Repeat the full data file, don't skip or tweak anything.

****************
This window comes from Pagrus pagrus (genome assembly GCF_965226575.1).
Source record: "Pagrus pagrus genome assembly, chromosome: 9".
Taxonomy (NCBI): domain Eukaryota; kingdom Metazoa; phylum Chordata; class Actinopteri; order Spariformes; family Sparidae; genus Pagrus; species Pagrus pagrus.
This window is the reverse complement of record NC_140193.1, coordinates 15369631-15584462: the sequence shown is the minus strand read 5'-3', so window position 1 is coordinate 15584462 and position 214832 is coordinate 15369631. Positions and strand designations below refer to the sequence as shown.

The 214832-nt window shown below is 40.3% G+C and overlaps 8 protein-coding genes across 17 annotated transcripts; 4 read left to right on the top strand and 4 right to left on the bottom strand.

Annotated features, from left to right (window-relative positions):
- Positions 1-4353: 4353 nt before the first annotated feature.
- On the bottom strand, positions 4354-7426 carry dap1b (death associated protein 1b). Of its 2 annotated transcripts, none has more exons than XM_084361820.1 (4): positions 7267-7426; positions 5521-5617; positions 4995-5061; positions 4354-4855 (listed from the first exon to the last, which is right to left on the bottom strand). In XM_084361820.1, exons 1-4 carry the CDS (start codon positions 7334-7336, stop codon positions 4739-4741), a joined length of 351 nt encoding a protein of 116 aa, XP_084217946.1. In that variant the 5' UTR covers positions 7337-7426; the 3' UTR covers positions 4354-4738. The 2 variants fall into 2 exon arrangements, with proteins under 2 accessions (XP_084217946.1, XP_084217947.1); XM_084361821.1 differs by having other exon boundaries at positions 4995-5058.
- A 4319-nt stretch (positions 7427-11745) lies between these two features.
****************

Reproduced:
This window comes from Pagrus pagrus (genome assembly GCF_965226575.1).
Source record: "Pagrus pagrus genome assembly, chromosome: 9".
Taxonomy (NCBI): domain Eukaryota; kingdom Metazoa; phylum Chordata; class Actinopteri; order Spariformes; family Sparidae; genus Pagrus; species Pagrus pagrus.
This window is the reverse complement of record NC_140193.1, coordinates 15369631-15584462: the sequence shown is the minus strand read 5'-3', so window position 1 is coordinate 15584462 and position 214832 is coordinate 15369631. Positions and strand designations below refer to the sequence as shown.

The 214832-nt window shown below is 40.3% G+C and overlaps 8 protein-coding genes across 17 annotated transcripts; 4 read left to right on the top strand and 4 right to left on the bottom strand.

Annotated features, from left to right (window-relative positions):
- Positions 1-4353: 4353 nt before the first annotated feature.
- On the bottom strand, positions 4354-7426 carry dap1b (death associated protein 1b). Of its 2 annotated transcripts, none has more exons than XM_084361820.1 (4): positions 7267-7426; positions 5521-5617; positions 4995-5061; positions 4354-4855 (listed from the first exon to the last, which is right to left on the bottom strand). In XM_084361820.1, exons 1-4 carry the CDS (start codon positions 7334-7336, stop codon positions 4739-4741), a joined length of 351 nt encoding a protein of 116 aa, XP_084217946.1. In that variant the 5' UTR covers positions 7337-7426; the 3' UTR covers positions 4354-4738. The 2 variants fall into 2 exon arrangements, with proteins under 2 accessions (XP_084217946.1, XP_084217947.1); XM_084361821.1 differs by having other exon boundaries at positions 4995-5058.
- A 4319-nt stretch (positions 7427-11745) lies between these two features.